In fact, a look at his IMDB listing shows his credits under “Soundtrack” are almost double the number of credits for “Director”. But this really shouldn’t come as a big surprise at all.
Carpenter’s father Ralph was head of the music department at Western Kentucky University where he himself studied before going on to film school in Los Angeles. From the earliest days as a director with the Oscar winning short film ‘The Resurrection of Broncho Billy’, he has provided the musical accompaniment to his films, writing some of the most memorable scores along the way.
In recent years, his influence can be heard across both film and television soundtrack and also in the new influx of bands releasing under the Synthwave genre. This in turn has not only lead to a reappraisal of Carpenter’s musical output but also the surprise release in 2015 of ‘Lost Theme’s, an album of soundtrack styled music produced with his son Cody and godson Daniel Davies, son of THE KINKS’ Dave.
It was always going to be a strange offering, given the sort of music being performed and the potential audience this would attract. And looking at the queue outside the famous Glasgow venue, the mix was indeed eclectic to say the least. Film geeks rubbed shoulders with Synthwave guys in trucker caps and rockers.
Inside, the near capacity crowd waited patiently whilst the merch stall did a roaring trade in shirts and tour edition vinyls. The stage was sparse apart from a large screen behind the band which added to the anticipation amongst many of the folk around where we stood.
The man himself wandered cooly onstage about 10 minutes later than scheduled with his younger 5 piece band and with a quick “Good evening Glasg-Gow”, launched into the set. Opening with ‘Escape From New York’, the video screen came to life and we were treated to a greatest hits from the movie. This approach accompanied the film pieces throughout and led to a few strange moments when the crowd cheered what was on screen louder than the music that was playing alongside.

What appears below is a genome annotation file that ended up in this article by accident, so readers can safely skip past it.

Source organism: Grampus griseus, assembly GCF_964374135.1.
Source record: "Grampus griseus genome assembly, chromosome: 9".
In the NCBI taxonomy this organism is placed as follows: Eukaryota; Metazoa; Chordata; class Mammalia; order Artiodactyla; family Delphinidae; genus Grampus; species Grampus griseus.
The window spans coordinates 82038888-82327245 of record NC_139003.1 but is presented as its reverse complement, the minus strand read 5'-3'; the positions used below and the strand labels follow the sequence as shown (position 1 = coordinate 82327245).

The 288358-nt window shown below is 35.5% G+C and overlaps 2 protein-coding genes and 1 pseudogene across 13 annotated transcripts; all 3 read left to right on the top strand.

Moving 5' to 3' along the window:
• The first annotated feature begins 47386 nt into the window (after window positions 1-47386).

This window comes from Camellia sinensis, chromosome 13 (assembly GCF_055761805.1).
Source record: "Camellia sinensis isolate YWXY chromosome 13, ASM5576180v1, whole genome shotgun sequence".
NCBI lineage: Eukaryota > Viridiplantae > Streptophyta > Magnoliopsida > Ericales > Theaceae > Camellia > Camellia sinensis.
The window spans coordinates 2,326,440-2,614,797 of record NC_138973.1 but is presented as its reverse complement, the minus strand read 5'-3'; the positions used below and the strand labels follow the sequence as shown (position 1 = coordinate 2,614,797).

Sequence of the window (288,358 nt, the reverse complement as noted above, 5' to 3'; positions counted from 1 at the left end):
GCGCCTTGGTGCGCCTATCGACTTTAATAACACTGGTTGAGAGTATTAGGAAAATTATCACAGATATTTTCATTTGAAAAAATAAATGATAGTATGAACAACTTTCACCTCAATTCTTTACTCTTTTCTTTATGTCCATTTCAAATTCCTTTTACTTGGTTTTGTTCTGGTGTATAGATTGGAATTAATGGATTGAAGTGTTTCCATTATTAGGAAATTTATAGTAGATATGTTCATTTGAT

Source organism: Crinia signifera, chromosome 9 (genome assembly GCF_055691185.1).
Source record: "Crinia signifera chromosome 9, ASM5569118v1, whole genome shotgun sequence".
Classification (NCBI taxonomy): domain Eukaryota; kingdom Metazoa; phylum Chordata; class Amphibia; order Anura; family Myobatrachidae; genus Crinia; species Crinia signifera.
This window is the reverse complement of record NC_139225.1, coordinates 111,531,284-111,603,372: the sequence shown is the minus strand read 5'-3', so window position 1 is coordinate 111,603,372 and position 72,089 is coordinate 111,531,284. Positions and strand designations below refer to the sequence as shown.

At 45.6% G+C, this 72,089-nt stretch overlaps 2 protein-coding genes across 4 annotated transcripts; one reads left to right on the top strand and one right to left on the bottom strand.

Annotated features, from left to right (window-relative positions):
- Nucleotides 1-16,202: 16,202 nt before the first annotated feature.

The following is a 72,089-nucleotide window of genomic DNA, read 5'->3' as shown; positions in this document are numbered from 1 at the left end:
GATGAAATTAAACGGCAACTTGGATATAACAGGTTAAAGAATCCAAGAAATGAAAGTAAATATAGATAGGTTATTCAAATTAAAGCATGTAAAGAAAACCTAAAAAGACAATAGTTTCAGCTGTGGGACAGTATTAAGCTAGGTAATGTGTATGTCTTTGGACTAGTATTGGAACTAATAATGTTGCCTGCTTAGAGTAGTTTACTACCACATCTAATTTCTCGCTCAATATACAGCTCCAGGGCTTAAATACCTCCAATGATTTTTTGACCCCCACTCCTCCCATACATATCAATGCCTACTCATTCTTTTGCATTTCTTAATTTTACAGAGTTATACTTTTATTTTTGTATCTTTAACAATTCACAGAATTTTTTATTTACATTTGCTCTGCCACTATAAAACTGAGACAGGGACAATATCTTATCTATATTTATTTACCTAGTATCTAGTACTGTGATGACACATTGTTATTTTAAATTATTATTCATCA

The iconic ‘Assault on Precinct 13’ followed with its relentless synth bass and large string motifs. Probably the most influential of JC’s works, it has been referenced by many electronic and hip-hop acts. There was even a vocal version released in 1975 by Trinidadian singer Jimmy Chambers with lyrics by Kenny Lynch and titled ‘You Can’t Fight It’. It’s now, thankfully, a rarity! For a more listenable take look for ‘Assassin’ by Mark Shreeve which takes the piece and adds to it in a very acceptable way.
“We now visit a place none of you have ever been to…” says Carpenter of ‘The Village of the Dammed’ which led one wag in the crowd to reply “You’ve obviously no’ been to Cumbernauld big man!”
Following this, ‘The Fog’ slowed things down before we had the first of 3 tracks from the aforementioned ‘Lost Themes’. This brought an interesting observation from Glasgow promoter Barry Douglas who was with me at the gig: “All the Synthwave bands are influenced by Carpenter but the ‘Lost Themes’ stuff sounds like any other Synthwave act”; this has some credence but why that should be is harder to fathom. Carpenter himself said the ‘…Themes’ albums were fun as he had no pressure to score over images. Perhaps the combination of working in both media however is what makes Carpenter Carpenter…
Normal service was quickly resumed with the band all donning sunglasses for an excellent ‘They Live’ which had some people bizarrely dancing along. Then came 2 pieces from the soundtracks Carpenter didn’t write. ‘Starman’ was dedicated to the beautiful women of “Glas-Gow” and the Ennio Morricone penned main theme from ‘The Thing’ were followed by ‘Distant Dream’ from ‘Lost Themes’.
From here, it was all Carpenter however. “Have you paid your dues Jack? Yes Sir, the cheques in the mail” heralded ‘Big Trouble in Little China’ and brought the 2nd biggest cheer of the night, before the moment most had been waiting for.
The 19th of October saw the release of the latest ‘Halloween’ movie and the theme from this segued effortlessly into the classic piano motif of the 1978 original. From here, the pacing of the show dropped off a little underlining that this wasn’t a rock show despite the venue and the staging.
Heading out into the developing chill of a Glasgow (Glas-Gow?) October evening, I was left to ponder on what the legacy of JOHN CARPENTER will be. As a film maker, the extracts that formed a visual greatest hits to accompany the music certainly left me wanting to revisit some of those films.
As a musician he should be recognised as one that brought the synthesizer into the soundtrack mainstream and in doing so, probably exposed as many people to electronic music for the first time as JEAN-MICHEL JARRE and VANGELIS. For that we should be thankful.
We may even in the long run be able to forgive him for being one of the fathers of Synthwave.
‘Halloween – Original Motion Picture Soundtrack’ is released by Sacred Bones Records in CD, vinyl LP and digital formats
Text and Photos by Ian Ferguson
23rd October 2018